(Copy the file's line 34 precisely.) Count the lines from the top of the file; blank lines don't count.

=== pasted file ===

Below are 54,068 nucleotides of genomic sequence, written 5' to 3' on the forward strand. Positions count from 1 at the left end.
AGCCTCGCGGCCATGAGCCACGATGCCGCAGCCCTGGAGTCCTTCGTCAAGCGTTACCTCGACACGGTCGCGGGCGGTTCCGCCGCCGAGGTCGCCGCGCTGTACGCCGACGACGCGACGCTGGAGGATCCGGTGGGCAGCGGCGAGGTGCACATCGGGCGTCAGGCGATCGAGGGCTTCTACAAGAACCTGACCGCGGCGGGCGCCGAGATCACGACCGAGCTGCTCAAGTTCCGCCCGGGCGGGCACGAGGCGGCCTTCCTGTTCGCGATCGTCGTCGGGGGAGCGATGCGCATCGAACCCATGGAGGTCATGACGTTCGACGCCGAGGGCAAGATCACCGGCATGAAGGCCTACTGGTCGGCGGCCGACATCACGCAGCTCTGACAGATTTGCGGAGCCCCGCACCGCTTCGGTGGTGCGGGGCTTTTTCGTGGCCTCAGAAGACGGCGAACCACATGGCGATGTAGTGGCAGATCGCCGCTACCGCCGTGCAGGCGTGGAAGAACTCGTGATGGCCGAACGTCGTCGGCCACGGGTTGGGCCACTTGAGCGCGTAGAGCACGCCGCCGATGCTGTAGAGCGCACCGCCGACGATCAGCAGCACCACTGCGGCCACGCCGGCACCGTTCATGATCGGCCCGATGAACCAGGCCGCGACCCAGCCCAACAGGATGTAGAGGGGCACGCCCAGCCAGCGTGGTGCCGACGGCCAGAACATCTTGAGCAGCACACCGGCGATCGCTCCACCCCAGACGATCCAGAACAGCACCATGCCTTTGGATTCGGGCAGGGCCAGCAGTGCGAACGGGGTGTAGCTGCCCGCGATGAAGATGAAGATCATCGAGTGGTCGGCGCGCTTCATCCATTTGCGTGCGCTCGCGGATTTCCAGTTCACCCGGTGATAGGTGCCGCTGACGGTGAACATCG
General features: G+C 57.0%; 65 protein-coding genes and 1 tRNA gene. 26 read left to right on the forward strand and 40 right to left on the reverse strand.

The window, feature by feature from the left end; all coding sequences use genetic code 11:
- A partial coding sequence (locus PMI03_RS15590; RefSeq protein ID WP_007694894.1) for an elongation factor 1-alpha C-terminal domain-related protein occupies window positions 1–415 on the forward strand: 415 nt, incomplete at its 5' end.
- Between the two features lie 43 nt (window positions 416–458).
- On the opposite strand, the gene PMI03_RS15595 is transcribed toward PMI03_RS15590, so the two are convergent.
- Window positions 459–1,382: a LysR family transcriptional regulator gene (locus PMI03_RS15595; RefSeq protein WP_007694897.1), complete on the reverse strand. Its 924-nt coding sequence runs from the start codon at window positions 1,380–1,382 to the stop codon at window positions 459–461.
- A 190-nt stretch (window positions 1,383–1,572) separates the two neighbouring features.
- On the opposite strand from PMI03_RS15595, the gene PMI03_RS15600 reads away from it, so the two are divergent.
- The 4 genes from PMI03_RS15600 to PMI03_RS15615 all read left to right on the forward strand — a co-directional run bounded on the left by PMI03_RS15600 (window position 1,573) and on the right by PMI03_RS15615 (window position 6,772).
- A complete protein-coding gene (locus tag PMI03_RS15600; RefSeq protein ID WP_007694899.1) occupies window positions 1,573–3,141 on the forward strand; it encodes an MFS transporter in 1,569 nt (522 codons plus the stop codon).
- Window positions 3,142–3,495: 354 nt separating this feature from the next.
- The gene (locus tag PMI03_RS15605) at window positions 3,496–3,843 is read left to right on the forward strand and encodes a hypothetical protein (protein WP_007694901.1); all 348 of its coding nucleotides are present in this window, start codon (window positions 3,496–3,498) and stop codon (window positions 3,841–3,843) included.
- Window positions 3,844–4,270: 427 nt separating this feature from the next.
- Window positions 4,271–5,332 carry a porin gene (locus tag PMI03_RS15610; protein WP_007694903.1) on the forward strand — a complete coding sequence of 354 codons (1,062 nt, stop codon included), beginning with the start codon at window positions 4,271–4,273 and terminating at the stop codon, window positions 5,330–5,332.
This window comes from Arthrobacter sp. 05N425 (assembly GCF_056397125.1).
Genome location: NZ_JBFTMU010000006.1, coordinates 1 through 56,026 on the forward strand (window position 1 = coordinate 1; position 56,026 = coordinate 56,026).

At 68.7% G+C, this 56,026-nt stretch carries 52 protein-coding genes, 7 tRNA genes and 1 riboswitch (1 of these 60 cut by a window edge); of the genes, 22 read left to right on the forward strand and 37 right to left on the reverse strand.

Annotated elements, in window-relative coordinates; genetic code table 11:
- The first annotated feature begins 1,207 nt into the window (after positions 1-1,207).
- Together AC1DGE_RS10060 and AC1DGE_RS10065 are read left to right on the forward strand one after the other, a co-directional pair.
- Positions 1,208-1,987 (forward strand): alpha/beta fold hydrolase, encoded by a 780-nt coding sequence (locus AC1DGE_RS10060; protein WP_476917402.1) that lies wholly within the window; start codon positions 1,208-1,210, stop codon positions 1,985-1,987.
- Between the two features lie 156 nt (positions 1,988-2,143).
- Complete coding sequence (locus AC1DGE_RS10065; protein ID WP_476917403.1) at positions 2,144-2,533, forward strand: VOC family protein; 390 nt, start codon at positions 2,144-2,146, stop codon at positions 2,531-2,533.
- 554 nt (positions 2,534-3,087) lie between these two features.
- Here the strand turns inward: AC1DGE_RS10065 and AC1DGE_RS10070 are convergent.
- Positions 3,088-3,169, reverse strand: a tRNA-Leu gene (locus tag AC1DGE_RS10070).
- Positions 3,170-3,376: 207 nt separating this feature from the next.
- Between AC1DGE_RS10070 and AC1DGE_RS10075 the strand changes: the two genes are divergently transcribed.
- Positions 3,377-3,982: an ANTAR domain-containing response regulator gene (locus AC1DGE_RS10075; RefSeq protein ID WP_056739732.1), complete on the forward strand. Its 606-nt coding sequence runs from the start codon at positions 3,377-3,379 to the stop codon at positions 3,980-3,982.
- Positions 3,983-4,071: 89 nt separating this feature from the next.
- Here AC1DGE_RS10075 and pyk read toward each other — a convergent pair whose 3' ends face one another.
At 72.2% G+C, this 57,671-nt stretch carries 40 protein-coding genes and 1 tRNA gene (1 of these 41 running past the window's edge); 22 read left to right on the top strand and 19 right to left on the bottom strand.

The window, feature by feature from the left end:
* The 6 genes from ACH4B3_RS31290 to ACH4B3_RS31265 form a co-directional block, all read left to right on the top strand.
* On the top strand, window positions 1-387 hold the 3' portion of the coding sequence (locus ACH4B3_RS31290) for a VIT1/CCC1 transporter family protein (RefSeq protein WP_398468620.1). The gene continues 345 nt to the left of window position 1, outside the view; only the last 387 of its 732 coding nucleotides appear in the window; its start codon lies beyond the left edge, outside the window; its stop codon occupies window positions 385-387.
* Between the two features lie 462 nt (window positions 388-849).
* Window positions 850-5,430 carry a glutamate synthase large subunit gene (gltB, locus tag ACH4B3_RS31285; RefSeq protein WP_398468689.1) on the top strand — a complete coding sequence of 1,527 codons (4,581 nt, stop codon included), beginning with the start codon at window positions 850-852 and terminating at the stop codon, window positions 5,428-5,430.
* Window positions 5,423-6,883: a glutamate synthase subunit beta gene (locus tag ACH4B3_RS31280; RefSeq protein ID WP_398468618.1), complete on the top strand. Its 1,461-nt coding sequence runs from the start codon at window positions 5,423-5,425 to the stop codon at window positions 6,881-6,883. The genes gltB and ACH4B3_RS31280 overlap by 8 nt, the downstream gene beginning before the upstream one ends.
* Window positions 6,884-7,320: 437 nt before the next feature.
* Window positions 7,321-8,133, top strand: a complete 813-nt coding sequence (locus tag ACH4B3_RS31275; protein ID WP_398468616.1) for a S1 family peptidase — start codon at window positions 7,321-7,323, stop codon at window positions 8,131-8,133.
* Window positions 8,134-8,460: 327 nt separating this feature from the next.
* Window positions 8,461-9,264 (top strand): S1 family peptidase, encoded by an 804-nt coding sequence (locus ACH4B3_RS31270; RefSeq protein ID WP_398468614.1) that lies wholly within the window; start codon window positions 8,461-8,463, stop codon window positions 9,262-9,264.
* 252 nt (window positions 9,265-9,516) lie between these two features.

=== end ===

At 72.2% G+C, this 57,671-nt stretch carries 40 protein-coding genes and 1 tRNA gene (1 of these 41 running past the window's edge); 22 read left to right on the top strand and 19 right to left on the bottom strand.